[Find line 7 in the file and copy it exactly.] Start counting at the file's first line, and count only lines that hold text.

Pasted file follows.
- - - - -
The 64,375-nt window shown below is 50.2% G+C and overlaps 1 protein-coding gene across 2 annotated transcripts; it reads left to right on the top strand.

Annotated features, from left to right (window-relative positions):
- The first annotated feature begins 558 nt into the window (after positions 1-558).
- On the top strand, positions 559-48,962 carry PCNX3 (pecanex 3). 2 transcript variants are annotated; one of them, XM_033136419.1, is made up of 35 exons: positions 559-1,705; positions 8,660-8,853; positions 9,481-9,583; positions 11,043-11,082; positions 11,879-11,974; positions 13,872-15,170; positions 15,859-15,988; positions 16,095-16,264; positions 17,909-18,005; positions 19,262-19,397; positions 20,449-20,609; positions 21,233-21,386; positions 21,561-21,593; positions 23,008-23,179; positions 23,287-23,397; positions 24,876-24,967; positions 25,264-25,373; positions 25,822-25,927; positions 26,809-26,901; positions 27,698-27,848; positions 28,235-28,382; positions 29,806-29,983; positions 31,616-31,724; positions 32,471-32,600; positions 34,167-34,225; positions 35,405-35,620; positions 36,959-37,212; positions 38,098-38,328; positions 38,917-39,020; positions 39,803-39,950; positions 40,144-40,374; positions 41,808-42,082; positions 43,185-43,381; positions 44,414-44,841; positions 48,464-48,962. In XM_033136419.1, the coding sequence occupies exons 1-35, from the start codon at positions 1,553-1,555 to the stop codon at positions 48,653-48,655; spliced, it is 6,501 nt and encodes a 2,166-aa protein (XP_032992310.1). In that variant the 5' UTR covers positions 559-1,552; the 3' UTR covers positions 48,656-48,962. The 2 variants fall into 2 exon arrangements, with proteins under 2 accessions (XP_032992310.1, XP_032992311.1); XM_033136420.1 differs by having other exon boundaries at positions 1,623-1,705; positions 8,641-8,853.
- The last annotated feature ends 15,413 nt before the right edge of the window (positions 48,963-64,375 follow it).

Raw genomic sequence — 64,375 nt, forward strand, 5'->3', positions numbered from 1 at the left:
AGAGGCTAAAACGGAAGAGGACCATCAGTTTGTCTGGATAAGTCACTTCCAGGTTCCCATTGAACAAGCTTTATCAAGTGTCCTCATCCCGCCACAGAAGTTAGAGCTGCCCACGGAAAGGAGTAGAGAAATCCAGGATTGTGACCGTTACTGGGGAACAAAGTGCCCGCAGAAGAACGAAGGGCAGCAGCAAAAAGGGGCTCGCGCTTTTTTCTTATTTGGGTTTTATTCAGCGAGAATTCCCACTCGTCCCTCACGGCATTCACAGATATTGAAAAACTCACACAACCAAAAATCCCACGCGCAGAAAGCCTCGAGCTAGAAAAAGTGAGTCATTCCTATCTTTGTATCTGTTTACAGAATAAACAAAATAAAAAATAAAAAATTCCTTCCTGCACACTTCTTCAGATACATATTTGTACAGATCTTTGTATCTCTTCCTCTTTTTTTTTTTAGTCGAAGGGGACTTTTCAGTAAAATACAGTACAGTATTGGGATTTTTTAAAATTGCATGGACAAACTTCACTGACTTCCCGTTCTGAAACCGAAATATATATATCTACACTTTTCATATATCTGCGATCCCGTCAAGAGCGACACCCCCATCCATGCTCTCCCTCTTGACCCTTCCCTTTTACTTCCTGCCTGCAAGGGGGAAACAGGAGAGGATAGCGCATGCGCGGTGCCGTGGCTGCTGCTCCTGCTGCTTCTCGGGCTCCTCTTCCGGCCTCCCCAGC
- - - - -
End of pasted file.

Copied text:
AGAGGCTAAAACGGAAGAGGACCATCAGTTTGTCTGGATAAGTCACTTCCAGGTTCCCATTGAACAAGCTTTATCAAGTGTCCTCATCCCGCCACAGAAGTTAGAGCTGCCCACGGAAAGGAGTAGAGAAATCCAGGATTGTGACCGTTACTGGGGAACAAAGTGCCCGCAGAAGAACGAAGGGCAGCAGCAAAAAGGGGCTCGCGCTTTTTTCTTATTTGGGTTTTATTCAGCGAGAATTCCCACTCGTCCCTCACGGCATTCACAGATATTGAAAAACTCACACAACCAAAAATCCCACGCGCAGAAAGCCTCGAGCTAGAAAAAGTGAGTCATTCCTATCTTTGTATCTGTTTACAGAATAAACAAAATAAAAAATAAAAAATTCCTTCCTGCACACTTCTTCAGATACATATTTGTACAGATCTTTGTATCTCTTCCTCTTTTTTTTTTTAGTCGAAGGGGACTTTTCAGTAAAATACAGTACAGTATTGGGATTTTTTAAAATTGCATGGACAAACTTCACTGACTTCCCGTTCTGAAACCGAAATATATATATCTACACTTTTCATATATCTGCGATCCCGTCAAGAGCGACACCCCCATCCATGCTCTCCCTCTTGACCCTTCCCTTTTACTTCCTGCCTGCAAGGGGGAAACAGGAGAGGATAGCGCATGCGCGGTGCCGTGGCTGCTGCTCCTGCTGCTTCTCGGGCTCCTCTTCCGGCCTCCCCAGC